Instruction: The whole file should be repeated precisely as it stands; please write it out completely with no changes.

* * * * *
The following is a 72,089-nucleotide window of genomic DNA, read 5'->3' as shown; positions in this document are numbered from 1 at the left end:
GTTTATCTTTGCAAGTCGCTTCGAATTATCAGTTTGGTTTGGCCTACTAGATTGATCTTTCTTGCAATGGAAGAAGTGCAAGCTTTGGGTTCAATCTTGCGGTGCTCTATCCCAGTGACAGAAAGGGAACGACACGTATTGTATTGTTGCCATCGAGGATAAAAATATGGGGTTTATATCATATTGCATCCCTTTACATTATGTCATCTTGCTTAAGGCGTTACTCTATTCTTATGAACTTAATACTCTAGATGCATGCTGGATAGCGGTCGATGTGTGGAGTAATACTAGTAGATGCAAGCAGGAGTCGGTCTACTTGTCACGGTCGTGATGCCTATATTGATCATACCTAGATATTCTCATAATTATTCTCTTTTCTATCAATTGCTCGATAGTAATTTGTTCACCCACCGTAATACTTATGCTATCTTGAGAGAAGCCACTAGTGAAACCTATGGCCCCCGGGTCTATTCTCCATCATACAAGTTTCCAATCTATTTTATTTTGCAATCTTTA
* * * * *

The following is a 72,089-nucleotide window of genomic DNA, read 5'->3' as shown; positions in this document are numbered from 1 at the left end:
GTTTATCTTTGCAAGTCGCTTCGAATTATCAGTTTGGTTTGGCCTACTAGATTGATCTTTCTTGCAATGGAAGAAGTGCAAGCTTTGGGTTCAATCTTGCGGTGCTCTATCCCAGTGACAGAAAGGGAACGACACGTATTGTATTGTTGCCATCGAGGATAAAAATATGGGGTTTATATCATATTGCATCCCTTTACATTATGTCATCTTGCTTAAGGCGTTACTCTATTCTTATGAACTTAATACTCTAGATGCATGCTGGATAGCGGTCGATGTGTGGAGTAATACTAGTAGATGCAAGCAGGAGTCGGTCTACTTGTCACGGTCGTGATGCCTATATTGATCATACCTAGATATTCTCATAATTATTCTCTTTTCTATCAATTGCTCGATAGTAATTTGTTCACCCACCGTAATACTTATGCTATCTTGAGAGAAGCCACTAGTGAAACCTATGGCCCCCGGGTCTATTCTCCATCATACAAGTTTCCAATCTATTTTATTTTGCAATCTTTA